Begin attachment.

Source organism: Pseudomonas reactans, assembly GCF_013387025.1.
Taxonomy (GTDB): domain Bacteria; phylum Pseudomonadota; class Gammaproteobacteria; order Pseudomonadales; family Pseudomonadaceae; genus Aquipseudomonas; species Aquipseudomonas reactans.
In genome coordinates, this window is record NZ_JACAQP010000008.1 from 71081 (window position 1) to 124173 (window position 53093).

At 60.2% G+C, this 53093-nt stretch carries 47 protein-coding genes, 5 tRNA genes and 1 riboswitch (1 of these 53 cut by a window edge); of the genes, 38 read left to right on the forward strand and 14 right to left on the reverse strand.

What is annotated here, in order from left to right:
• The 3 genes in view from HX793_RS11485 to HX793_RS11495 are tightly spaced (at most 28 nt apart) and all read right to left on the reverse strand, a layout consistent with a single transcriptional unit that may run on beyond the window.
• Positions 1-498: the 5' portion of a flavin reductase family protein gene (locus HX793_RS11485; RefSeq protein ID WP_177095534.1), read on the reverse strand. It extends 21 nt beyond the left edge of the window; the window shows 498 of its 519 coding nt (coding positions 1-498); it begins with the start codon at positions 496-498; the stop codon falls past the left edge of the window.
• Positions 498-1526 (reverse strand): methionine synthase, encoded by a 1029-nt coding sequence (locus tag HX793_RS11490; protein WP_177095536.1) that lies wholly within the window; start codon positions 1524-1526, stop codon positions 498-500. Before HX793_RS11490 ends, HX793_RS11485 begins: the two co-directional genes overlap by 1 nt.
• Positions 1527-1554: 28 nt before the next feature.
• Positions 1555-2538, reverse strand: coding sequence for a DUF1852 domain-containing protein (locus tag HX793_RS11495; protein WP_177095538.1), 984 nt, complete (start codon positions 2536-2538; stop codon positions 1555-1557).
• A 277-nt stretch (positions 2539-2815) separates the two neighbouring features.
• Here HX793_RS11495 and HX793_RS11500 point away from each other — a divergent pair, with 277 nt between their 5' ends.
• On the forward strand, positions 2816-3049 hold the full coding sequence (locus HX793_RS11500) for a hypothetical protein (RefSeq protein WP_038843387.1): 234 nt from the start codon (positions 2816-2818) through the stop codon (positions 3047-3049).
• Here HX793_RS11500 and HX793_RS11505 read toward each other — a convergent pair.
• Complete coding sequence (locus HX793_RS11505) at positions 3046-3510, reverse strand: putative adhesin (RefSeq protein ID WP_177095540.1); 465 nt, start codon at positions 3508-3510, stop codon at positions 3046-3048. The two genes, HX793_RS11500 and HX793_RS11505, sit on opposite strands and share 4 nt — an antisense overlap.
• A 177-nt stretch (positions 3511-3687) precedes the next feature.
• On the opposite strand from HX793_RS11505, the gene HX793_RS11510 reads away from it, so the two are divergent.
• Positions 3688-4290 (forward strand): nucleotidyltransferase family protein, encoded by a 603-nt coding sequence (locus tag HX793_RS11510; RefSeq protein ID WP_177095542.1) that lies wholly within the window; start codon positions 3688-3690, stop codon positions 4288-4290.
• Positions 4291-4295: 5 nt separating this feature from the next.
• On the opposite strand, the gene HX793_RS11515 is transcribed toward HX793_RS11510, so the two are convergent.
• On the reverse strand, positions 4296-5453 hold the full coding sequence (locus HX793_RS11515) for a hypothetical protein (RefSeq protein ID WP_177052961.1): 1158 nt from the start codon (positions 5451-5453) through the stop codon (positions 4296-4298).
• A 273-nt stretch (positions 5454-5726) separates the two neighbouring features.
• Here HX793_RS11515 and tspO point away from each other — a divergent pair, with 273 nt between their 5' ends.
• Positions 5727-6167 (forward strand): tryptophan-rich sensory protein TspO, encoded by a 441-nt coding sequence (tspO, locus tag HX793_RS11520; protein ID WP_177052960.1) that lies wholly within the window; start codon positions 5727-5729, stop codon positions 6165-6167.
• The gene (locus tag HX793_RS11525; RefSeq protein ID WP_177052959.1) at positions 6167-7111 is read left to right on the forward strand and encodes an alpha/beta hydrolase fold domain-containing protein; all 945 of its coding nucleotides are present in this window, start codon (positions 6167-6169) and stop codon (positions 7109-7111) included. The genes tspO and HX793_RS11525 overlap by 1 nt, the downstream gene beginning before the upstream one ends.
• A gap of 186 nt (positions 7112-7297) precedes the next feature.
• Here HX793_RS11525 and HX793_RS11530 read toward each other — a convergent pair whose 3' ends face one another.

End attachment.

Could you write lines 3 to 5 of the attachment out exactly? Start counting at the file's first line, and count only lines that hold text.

In genome coordinates, this window is record NZ_JACAQP010000008.1 from 71081 (window position 1) to 124173 (window position 53093).

At 60.2% G+C, this 53093-nt stretch carries 47 protein-coding genes, 5 tRNA genes and 1 riboswitch (1 of these 53 cut by a window edge); of the genes, 38 read left to right on the forward strand and 14 right to left on the reverse strand.

What is annotated here, in order from left to right: